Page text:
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Repairing Thwing!

May 03, 2015



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Airfield Models (http://www.airfieldmodels.com/)Repairing Thwing!'s Cowling

This is the last part of an article describing the repair of Thwing! due to damage caused when the motor came loose from its mount in flight.

Repairing the cowl wasn't difficult at all.  It was simply a matter of gluing chips back in place, filling dents and gouges, sanding and repainting.

 
 
Filler is used to level dents and gouges. I began working on the cowl while waiting for glue to dry on other areas under repair.  Thin cyanoacrylate (CA) was used to glue loose pieces back in place.

The entire cowl was sanded to take off the shine so that filler and new paint would adhere better.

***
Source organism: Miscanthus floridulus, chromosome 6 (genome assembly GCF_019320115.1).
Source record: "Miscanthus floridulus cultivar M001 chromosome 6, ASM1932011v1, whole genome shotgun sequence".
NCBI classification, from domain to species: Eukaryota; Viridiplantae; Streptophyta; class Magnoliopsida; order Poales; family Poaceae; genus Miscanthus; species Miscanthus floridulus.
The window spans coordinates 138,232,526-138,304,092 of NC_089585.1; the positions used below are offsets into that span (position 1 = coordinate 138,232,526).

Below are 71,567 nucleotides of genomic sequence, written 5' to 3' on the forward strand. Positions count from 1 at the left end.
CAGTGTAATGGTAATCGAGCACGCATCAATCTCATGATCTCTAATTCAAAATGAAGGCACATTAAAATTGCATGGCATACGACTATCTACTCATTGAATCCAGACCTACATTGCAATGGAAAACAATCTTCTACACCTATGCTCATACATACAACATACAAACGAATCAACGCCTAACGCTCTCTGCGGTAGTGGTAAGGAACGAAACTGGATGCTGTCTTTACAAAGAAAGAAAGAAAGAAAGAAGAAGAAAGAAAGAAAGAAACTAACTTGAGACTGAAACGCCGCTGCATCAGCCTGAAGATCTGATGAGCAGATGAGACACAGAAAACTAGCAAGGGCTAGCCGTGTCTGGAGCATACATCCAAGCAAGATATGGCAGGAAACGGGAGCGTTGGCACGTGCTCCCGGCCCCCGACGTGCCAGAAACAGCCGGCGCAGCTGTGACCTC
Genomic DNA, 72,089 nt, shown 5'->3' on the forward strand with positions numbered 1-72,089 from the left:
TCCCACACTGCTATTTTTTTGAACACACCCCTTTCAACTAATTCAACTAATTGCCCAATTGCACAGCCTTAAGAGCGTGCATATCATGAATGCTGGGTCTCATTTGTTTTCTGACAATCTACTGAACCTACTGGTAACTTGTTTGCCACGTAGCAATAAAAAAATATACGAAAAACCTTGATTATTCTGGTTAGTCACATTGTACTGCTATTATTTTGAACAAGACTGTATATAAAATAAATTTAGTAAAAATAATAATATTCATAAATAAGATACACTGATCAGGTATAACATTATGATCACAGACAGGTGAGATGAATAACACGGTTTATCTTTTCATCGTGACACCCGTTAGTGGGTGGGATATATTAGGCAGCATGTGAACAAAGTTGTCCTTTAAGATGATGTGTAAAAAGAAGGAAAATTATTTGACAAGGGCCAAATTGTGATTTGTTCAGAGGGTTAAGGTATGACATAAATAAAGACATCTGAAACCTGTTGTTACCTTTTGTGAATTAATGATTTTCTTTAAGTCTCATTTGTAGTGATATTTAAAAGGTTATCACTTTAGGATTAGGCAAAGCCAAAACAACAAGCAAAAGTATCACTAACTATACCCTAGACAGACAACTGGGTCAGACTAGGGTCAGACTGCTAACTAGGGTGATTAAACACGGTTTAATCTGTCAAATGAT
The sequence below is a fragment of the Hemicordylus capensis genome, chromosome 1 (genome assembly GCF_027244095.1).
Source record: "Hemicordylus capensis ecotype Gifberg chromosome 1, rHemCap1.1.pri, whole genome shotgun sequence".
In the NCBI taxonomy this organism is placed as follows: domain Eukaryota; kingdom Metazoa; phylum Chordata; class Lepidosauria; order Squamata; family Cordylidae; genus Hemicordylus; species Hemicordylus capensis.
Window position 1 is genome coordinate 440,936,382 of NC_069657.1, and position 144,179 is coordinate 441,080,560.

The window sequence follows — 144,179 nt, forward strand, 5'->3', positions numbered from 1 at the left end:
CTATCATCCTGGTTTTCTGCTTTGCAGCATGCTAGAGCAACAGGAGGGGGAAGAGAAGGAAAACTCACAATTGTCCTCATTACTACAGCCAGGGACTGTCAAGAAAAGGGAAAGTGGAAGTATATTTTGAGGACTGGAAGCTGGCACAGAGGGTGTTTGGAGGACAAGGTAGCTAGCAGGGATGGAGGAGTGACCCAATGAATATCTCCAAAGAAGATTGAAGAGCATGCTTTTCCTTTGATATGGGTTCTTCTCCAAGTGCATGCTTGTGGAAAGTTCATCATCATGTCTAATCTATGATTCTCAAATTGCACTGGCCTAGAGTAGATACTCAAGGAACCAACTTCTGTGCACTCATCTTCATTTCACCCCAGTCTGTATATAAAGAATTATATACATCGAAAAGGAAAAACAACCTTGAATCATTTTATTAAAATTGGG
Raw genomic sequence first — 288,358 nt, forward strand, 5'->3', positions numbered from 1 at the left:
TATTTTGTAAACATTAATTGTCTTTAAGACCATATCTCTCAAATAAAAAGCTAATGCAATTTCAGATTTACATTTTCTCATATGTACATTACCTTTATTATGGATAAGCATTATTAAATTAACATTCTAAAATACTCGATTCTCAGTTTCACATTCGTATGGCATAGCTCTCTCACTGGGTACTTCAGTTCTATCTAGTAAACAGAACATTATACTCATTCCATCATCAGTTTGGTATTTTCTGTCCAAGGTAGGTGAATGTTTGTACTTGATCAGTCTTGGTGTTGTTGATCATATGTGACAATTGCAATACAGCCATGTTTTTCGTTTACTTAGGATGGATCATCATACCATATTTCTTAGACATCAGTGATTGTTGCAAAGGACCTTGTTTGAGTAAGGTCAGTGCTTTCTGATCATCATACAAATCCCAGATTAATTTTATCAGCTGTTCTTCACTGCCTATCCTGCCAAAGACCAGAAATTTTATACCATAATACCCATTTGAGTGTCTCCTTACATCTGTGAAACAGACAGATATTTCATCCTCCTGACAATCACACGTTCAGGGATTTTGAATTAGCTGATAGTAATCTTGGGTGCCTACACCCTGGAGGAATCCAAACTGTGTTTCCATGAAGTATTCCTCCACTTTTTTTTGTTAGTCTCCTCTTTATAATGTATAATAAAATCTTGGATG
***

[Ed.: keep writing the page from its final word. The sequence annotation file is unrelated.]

Slow-drying epoxy with talc mixed in were used as filler.

Note:  Every time I sanded the cowl, bare wood was masked off to prevent black powder from getting into the wood grain.

The filler is sanded and more filler is added as needed. The filler was sanded and more filler was added as needed.
The cowl is sanded and ready for fresh paint. The cowl isn't pretty at this point but it is smooth enough to paint.

The best thing to do is sand off most of the old paint, spray new primer and then spray fresh paint.

I elected to skip the primer.  If the cowl were a light color then primer would be necessary to create an even base color.

The airframe is masked to protect it from overspray. Unfortunately overspray goes everywhere.  It took longer to mask the model than to actually paint it.  A lot longer actually.

Painting took all of 20 seconds with an airbrush, but masking probably took 30 minutes.

The entire model is masked top and bottom.

New paint has been airbrushed on to the cowl. The cowl was airbrushed using the same paint (Klass Kote) as was originally used.
The model completely repaired and ready to fly. Finally Finished!  Thwing! is ready to take to the skies once more!
 
 

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Recovering Thwing!
Rebuilding My Stik 30

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Copyright 2004 Paul K. Johnson